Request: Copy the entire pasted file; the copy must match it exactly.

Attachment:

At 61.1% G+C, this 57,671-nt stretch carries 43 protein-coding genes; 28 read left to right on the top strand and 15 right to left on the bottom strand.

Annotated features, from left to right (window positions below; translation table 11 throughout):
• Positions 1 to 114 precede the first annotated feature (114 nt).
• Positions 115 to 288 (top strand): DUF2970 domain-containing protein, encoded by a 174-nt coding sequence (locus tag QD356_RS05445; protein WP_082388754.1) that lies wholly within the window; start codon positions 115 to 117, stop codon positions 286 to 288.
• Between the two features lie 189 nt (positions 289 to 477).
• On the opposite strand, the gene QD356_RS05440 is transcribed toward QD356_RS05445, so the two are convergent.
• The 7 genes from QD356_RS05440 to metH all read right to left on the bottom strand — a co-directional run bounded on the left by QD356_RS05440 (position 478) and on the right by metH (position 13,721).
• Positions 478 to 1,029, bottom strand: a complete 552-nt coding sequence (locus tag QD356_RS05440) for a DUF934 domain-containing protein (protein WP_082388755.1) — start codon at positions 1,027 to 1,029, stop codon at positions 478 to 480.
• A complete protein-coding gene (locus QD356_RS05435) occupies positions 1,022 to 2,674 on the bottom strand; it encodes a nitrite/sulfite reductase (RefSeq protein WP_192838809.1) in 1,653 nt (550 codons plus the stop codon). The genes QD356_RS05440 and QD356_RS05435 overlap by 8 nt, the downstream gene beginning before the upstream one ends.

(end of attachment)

At 61.1% G+C, this 57,671-nt stretch carries 43 protein-coding genes; 28 read left to right on the top strand and 15 right to left on the bottom strand.

Annotated features, from left to right (window positions below; translation table 11 throughout):
• Positions 1 to 114 precede the first annotated feature (114 nt).
• Positions 115 to 288 (top strand): DUF2970 domain-containing protein, encoded by a 174-nt coding sequence (locus tag QD356_RS05445; protein WP_082388754.1) that lies wholly within the window; start codon positions 115 to 117, stop codon positions 286 to 288.
• Between the two features lie 189 nt (positions 289 to 477).
• On the opposite strand, the gene QD356_RS05440 is transcribed toward QD356_RS05445, so the two are convergent.
• The 7 genes from QD356_RS05440 to metH all read right to left on the bottom strand — a co-directional run bounded on the left by QD356_RS05440 (position 478) and on the right by metH (position 13,721).
• Positions 478 to 1,029, bottom strand: a complete 552-nt coding sequence (locus tag QD356_RS05440) for a DUF934 domain-containing protein (protein WP_082388755.1) — start codon at positions 1,027 to 1,029, stop codon at positions 478 to 480.
• A complete protein-coding gene (locus QD356_RS05435) occupies positions 1,022 to 2,674 on the bottom strand; it encodes a nitrite/sulfite reductase (RefSeq protein WP_192838809.1) in 1,653 nt (550 codons plus the stop codon). The genes QD356_RS05440 and QD356_RS05435 overlap by 8 nt, the downstream gene beginning before the upstream one ends.